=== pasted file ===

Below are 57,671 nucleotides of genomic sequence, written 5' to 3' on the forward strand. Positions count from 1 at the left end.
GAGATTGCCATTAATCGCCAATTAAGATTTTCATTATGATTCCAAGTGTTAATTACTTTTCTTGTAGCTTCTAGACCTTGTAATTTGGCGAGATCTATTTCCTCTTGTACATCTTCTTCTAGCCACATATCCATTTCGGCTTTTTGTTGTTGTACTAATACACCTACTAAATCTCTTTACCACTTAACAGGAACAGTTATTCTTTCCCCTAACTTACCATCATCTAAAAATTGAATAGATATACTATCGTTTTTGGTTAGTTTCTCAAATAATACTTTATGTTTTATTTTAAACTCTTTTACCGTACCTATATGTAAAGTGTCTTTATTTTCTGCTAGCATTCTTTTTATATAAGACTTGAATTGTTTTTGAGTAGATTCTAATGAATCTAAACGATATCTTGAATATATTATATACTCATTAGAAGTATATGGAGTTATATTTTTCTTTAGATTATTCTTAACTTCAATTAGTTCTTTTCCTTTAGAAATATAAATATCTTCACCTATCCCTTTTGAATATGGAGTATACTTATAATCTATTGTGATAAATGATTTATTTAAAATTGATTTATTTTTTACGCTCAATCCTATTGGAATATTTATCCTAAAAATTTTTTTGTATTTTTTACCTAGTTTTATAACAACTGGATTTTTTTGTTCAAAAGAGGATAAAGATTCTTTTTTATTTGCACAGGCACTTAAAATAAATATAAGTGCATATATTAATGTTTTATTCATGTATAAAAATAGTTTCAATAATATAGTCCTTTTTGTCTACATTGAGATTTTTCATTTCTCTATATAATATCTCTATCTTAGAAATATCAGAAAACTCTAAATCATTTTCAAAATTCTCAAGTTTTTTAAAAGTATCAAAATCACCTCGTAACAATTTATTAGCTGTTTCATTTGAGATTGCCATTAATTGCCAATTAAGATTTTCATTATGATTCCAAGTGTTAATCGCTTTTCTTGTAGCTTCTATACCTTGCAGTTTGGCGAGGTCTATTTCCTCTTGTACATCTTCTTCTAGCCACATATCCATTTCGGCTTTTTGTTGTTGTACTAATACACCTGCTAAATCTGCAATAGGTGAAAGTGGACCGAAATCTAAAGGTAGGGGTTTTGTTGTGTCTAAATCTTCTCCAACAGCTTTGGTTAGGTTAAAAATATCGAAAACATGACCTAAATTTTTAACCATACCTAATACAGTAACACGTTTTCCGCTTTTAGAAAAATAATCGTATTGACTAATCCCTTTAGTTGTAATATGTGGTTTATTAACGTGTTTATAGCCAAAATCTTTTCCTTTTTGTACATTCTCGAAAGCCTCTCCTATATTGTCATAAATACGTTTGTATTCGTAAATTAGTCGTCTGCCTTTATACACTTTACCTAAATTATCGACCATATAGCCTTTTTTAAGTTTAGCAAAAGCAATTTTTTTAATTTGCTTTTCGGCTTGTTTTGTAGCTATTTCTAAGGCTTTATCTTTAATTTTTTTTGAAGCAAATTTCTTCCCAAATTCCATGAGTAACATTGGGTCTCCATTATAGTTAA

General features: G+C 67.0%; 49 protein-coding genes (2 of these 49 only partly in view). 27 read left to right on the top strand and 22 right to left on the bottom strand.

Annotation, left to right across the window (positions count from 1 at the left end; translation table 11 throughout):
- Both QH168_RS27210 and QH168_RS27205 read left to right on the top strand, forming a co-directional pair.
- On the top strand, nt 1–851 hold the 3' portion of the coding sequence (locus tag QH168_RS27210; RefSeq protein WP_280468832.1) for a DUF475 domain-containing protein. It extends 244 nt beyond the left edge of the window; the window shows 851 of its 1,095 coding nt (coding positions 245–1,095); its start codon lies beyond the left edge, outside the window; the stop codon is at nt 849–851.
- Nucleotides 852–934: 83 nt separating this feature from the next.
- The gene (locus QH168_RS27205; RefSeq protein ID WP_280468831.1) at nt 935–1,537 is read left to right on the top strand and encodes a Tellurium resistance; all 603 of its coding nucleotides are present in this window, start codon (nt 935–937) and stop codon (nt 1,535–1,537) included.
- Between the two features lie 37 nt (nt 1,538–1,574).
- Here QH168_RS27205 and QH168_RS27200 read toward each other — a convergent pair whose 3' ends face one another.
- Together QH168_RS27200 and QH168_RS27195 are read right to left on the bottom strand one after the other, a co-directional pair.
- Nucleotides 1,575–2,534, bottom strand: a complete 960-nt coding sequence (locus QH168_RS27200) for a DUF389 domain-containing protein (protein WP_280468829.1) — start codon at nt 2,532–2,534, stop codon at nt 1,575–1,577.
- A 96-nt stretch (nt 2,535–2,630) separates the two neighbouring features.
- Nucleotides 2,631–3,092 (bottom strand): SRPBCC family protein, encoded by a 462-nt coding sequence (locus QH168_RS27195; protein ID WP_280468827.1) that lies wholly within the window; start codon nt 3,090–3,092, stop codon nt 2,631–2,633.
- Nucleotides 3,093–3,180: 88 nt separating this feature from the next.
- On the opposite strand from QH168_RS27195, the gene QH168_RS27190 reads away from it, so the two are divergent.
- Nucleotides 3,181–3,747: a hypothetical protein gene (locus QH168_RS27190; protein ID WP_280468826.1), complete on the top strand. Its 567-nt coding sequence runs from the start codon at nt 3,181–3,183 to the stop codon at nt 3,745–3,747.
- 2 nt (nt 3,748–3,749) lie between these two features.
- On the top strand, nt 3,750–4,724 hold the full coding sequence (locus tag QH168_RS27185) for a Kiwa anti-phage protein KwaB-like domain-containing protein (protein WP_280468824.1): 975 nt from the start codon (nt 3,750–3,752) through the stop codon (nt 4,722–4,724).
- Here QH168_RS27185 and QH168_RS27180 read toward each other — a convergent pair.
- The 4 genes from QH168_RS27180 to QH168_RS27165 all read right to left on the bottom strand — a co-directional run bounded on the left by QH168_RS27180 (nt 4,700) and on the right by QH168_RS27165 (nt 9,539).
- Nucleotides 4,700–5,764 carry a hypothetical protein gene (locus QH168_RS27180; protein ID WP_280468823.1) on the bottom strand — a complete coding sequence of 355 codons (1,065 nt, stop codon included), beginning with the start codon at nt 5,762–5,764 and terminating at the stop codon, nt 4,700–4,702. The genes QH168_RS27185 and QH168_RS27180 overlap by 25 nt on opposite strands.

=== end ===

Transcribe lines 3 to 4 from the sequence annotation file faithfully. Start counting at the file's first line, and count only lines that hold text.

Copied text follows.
General features: G+C 67.0%; 49 protein-coding genes (2 of these 49 only partly in view). 27 read left to right on the top strand and 22 right to left on the bottom strand.

Annotation, left to right across the window (positions count from 1 at the left end; translation table 11 throughout):